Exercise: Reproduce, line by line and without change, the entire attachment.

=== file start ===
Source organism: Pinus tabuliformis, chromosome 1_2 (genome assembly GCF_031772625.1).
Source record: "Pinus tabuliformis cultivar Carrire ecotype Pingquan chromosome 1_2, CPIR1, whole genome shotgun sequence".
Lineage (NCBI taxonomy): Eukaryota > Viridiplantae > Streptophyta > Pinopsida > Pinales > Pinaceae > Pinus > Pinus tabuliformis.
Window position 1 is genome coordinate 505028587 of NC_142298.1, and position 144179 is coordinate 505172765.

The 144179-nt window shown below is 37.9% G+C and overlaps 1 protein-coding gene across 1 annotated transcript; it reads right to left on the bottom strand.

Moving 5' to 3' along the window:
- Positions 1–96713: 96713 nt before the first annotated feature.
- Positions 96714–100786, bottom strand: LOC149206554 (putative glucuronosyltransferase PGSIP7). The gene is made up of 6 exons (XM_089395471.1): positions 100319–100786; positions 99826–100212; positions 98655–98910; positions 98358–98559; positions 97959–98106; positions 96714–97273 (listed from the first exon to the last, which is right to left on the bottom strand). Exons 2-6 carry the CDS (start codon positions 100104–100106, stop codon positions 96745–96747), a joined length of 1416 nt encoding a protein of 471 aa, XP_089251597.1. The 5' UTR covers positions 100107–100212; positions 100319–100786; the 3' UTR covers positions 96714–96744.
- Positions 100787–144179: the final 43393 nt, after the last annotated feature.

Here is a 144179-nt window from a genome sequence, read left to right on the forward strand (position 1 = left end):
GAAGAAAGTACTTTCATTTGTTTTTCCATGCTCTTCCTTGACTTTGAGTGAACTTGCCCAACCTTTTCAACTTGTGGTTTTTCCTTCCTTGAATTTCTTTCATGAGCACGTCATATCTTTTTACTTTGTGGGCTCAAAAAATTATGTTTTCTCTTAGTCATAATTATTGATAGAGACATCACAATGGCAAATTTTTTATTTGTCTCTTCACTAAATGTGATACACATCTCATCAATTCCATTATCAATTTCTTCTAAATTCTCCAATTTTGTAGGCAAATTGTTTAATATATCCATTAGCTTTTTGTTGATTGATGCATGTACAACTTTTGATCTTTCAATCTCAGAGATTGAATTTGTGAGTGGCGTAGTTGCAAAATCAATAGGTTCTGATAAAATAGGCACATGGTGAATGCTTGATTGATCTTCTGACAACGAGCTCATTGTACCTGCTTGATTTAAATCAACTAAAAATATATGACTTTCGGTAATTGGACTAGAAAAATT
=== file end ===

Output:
Source organism: Pinus tabuliformis, chromosome 1_2 (genome assembly GCF_031772625.1).
Source record: "Pinus tabuliformis cultivar Carrire ecotype Pingquan chromosome 1_2, CPIR1, whole genome shotgun sequence".
Lineage (NCBI taxonomy): Eukaryota > Viridiplantae > Streptophyta > Pinopsida > Pinales > Pinaceae > Pinus > Pinus tabuliformis.
Window position 1 is genome coordinate 505028587 of NC_142298.1, and position 144179 is coordinate 505172765.

The 144179-nt window shown below is 37.9% G+C and overlaps 1 protein-coding gene across 1 annotated transcript; it reads right to left on the bottom strand.

Moving 5' to 3' along the window:
- Positions 1–96713: 96713 nt before the first annotated feature.
- Positions 96714–100786, bottom strand: LOC149206554 (putative glucuronosyltransferase PGSIP7). The gene is made up of 6 exons (XM_089395471.1): positions 100319–100786; positions 99826–100212; positions 98655–98910; positions 98358–98559; positions 97959–98106; positions 96714–97273 (listed from the first exon to the last, which is right to left on the bottom strand). Exons 2-6 carry the CDS (start codon positions 100104–100106, stop codon positions 96745–96747), a joined length of 1416 nt encoding a protein of 471 aa, XP_089251597.1. The 5' UTR covers positions 100107–100212; positions 100319–100786; the 3' UTR covers positions 96714–96744.
- Positions 100787–144179: the final 43393 nt, after the last annotated feature.

Here is a 144179-nt window from a genome sequence, read left to right on the forward strand (position 1 = left end):
GAAGAAAGTACTTTCATTTGTTTTTCCATGCTCTTCCTTGACTTTGAGTGAACTTGCCCAACCTTTTCAACTTGTGGTTTTTCCTTCCTTGAATTTCTTTCATGAGCACGTCATATCTTTTTACTTTGTGGGCTCAAAAAATTATGTTTTCTCTTAGTCATAATTATTGATAGAGACATCACAATGGCAAATTTTTTATTTGTCTCTTCACTAAATGTGATACACATCTCATCAATTCCATTATCAATTTCTTCTAAATTCTCCAATTTTGTAGGCAAATTGTTTAATATATCCATTAGCTTTTTGTTGATTGATGCATGTACAACTTTTGATCTTTCAATCTCAGAGATTGAATTTGTGAGTGGCGTAGTTGCAAAATCAATAGGTTCTGATAAAATAGGCACATGGTGAATGCTTGATTGATCTTCTGACAACGAGCTCATTGTACCTGCTTGATTTAAATCAACTAAAAATATATGACTTTCGGTAATTGGACTAGAAAAATT